• Housing loans fell for the 8th straight month by 1.1 per cent y-o-y, as demand for housing loans continue to weaken since the latest cooling measures were introduced in July 2018.

Investment market

  • Investment sales value doubled on a q-o-q basis in Q3 as more GLS sites were sold compared to the previous quarter (Tables 1 and 3) and accounted for the bulk of land sales.
  • In contrast, private en bloc site sales remain remained subdued and limited to smaller developments as developers remain cautious amid the growing number of existing and upcoming new projects launches as well as current economic uncertainties (Tables 1 and 2).


Private non-landed sales volume, prices, completed supply and rents (excluding executive condominiums - ECs)

  • New sales volume is expected to outweigh resale volume (includes both resale and sub sale) for the second consecutive quarter, as the number of units from new projects launched in Q3 jumped by about 67.0 per cent q-o-q to approximately 4,500 units in Q2.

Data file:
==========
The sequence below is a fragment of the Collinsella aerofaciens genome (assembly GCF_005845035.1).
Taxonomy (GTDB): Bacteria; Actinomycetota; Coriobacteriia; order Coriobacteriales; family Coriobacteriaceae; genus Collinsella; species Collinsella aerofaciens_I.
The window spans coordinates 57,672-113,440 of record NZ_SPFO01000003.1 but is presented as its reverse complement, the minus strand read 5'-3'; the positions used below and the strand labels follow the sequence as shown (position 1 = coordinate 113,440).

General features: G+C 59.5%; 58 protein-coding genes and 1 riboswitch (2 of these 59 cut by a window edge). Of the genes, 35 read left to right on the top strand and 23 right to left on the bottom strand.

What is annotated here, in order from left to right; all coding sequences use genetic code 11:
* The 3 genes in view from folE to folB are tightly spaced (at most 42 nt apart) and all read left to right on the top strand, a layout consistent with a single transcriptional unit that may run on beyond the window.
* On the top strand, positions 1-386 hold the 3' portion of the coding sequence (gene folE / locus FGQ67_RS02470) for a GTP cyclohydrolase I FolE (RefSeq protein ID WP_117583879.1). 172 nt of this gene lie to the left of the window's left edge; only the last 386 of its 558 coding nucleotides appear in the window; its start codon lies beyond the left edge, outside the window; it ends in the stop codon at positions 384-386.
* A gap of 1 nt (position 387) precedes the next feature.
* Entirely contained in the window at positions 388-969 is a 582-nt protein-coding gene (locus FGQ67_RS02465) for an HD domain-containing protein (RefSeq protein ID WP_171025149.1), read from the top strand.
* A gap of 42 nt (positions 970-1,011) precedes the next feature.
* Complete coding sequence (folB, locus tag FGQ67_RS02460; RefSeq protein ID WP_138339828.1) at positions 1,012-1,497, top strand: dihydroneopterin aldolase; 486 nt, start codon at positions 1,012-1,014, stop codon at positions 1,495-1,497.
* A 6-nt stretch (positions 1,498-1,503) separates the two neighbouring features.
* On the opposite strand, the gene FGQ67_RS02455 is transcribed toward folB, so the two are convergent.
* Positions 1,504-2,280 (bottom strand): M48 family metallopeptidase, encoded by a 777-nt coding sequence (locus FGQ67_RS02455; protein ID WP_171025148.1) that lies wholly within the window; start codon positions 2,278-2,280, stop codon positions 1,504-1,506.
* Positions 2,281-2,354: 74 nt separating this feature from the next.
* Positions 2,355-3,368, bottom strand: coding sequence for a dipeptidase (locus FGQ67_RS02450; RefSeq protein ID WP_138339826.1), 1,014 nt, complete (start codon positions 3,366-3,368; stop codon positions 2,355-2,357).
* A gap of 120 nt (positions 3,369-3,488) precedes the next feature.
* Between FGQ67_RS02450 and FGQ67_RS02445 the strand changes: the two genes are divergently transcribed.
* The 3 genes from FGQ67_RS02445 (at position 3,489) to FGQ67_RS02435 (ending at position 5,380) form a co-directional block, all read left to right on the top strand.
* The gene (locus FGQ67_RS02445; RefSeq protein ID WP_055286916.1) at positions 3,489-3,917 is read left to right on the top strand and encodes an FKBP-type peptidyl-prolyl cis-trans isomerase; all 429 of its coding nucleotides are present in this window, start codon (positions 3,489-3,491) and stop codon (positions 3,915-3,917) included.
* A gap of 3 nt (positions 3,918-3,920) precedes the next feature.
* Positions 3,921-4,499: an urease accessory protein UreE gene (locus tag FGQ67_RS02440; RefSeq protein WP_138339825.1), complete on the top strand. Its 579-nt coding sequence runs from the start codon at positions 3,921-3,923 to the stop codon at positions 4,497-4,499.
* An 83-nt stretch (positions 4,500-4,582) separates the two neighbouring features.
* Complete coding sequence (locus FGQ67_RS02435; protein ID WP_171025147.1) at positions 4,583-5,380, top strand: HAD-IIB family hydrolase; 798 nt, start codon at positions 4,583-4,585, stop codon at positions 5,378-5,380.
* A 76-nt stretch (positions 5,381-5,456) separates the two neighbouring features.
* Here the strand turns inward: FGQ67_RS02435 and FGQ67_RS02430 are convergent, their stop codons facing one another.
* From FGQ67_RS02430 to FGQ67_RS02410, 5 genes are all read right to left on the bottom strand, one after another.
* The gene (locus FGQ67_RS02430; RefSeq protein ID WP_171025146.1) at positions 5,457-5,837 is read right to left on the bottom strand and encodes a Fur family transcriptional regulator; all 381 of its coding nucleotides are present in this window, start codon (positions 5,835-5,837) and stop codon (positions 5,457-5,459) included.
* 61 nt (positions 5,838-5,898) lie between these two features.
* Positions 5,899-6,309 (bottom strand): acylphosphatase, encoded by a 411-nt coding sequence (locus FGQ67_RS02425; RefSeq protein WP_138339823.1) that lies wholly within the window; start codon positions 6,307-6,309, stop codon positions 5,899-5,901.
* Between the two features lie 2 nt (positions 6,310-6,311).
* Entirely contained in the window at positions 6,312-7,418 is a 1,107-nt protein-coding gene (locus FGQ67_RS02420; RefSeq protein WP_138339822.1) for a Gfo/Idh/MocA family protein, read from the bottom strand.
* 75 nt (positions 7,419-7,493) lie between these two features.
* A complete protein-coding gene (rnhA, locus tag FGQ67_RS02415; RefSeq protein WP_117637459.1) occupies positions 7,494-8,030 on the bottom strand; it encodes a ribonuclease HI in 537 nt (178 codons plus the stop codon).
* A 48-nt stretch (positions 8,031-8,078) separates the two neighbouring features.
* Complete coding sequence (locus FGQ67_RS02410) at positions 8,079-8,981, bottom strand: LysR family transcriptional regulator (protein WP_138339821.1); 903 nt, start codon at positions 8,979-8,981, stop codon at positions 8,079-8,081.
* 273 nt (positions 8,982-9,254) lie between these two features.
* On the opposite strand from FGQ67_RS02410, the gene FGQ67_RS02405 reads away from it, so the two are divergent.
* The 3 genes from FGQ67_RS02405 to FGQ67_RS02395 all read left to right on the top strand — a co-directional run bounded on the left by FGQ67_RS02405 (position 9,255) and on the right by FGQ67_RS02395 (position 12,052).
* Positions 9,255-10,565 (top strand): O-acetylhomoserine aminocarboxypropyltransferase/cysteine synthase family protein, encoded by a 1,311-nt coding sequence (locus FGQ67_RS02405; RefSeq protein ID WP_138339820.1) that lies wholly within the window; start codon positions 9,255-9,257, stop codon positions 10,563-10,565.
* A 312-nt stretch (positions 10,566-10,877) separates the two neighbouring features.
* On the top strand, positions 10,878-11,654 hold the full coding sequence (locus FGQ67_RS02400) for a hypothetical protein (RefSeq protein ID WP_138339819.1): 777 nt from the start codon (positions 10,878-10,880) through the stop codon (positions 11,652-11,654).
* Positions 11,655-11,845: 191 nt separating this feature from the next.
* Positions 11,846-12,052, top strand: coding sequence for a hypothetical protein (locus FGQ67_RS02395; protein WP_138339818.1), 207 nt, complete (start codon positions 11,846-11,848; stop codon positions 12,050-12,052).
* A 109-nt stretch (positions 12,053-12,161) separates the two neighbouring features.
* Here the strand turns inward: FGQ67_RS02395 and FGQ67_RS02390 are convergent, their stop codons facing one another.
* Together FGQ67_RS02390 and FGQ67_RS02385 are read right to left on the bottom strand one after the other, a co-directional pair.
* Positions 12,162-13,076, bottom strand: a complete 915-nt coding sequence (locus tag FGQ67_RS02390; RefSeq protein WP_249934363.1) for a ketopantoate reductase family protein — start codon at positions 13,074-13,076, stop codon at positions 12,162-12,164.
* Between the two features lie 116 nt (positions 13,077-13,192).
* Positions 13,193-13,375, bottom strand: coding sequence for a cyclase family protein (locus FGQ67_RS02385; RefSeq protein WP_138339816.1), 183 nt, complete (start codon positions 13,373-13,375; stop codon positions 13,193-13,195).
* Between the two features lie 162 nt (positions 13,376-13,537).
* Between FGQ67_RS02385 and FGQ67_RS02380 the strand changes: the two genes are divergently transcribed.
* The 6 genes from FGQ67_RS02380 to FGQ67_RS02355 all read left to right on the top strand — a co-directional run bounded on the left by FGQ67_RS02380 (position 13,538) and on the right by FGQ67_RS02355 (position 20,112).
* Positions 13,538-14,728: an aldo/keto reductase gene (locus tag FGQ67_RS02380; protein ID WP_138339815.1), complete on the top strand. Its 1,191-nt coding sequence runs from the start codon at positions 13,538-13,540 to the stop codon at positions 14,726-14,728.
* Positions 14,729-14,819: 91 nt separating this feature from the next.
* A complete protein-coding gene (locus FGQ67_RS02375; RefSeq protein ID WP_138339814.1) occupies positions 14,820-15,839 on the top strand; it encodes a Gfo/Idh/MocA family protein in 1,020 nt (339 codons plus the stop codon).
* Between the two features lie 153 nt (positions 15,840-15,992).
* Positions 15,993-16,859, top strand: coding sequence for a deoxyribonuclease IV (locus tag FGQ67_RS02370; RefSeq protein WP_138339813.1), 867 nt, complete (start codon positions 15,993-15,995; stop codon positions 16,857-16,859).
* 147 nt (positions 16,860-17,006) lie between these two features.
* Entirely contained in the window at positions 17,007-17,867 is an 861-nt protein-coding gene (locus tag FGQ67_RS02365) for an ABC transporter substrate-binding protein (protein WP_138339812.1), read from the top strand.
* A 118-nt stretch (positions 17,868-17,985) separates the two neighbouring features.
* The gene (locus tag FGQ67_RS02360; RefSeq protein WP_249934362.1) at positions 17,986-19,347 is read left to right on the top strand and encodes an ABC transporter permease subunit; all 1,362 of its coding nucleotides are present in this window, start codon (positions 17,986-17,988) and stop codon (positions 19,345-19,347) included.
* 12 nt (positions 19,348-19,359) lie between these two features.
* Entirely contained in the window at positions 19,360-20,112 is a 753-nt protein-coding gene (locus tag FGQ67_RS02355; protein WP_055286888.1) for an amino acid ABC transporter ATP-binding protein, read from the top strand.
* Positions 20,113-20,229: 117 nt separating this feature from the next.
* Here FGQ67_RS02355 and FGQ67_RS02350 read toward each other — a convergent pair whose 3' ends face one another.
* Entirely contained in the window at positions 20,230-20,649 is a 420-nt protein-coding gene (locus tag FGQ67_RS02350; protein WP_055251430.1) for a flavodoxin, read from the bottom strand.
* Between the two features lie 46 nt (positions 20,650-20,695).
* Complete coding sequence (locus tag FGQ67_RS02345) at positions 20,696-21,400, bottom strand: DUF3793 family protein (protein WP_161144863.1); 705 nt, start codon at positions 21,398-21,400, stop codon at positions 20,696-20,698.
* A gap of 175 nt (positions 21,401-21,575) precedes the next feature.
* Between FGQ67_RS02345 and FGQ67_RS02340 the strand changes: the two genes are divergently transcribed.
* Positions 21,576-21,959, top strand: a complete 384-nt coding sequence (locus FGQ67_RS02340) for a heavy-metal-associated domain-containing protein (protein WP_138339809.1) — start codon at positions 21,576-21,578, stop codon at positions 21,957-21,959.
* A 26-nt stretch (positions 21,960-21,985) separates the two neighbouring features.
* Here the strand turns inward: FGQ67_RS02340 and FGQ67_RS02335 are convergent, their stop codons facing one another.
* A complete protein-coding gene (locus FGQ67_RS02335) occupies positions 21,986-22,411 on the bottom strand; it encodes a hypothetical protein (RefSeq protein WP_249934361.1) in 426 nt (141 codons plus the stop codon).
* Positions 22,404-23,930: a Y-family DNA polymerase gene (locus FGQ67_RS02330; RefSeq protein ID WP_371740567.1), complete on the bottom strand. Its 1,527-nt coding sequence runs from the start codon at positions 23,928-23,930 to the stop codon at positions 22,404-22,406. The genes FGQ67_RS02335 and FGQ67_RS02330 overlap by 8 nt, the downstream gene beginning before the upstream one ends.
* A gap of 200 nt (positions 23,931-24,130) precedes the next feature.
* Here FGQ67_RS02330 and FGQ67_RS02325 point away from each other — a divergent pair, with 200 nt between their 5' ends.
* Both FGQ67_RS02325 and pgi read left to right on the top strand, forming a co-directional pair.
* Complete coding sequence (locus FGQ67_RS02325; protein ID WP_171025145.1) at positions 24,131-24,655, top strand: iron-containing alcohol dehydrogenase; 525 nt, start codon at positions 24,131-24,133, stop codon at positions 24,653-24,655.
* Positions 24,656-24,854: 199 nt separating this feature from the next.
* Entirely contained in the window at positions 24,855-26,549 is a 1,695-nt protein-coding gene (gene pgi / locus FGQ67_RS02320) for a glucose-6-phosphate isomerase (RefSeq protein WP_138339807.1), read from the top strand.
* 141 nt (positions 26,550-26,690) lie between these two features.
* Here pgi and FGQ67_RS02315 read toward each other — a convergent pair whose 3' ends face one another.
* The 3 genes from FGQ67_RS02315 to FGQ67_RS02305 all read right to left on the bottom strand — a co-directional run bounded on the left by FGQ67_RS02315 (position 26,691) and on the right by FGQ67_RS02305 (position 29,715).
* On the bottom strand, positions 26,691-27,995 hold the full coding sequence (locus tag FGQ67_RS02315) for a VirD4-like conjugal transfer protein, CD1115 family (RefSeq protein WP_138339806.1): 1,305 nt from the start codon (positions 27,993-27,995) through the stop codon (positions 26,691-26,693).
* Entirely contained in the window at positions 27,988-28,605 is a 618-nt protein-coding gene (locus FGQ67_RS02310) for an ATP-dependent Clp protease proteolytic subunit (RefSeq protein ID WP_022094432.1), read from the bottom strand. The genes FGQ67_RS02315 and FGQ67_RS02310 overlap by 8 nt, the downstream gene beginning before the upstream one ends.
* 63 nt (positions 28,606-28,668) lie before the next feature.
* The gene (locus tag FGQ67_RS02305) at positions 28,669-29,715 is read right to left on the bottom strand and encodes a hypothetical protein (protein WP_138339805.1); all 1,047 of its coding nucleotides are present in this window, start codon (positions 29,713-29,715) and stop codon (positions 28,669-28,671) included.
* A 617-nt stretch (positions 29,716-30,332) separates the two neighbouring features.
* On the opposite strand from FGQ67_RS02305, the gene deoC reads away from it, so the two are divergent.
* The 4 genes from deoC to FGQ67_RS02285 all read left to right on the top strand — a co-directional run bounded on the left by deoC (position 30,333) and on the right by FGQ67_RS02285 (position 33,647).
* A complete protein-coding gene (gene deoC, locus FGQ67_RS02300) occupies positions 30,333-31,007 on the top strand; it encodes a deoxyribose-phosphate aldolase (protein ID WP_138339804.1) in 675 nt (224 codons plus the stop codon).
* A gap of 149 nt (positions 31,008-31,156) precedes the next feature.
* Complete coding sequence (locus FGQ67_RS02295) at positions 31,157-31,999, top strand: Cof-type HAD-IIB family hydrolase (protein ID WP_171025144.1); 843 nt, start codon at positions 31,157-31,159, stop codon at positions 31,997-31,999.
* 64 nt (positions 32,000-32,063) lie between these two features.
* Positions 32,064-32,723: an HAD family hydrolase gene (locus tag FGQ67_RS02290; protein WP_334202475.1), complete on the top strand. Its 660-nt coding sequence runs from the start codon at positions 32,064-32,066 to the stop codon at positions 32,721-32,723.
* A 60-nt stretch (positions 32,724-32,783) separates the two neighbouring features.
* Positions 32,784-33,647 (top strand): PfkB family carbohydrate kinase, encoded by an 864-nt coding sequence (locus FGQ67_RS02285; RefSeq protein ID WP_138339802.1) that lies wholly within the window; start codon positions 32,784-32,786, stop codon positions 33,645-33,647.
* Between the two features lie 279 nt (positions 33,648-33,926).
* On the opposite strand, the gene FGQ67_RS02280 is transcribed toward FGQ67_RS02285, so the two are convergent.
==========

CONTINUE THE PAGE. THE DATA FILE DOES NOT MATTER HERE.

• As such, new sales in Q3 are projected to surge by more than 44 per cent q-o-q to circa 3,100 units (Figure 3) led by RCR and OCR due to the launches of the three major new projects mentioned above.

Figure 3: Private non-landed home sales volume (excluding ECs) and URA price index




  • Conversely, resale volume is likely to decline some 9.0 per cent q-o-q to about 1,800 units, as buyers continued to prefer new units over older resale units, with a wide range of projects to choose from.
  • Accordingly, total sales volume in Q3 is projected to reach approximately 5,000 units, which is about 20 per cent more than the previous quarter and a record high since Q3 2018.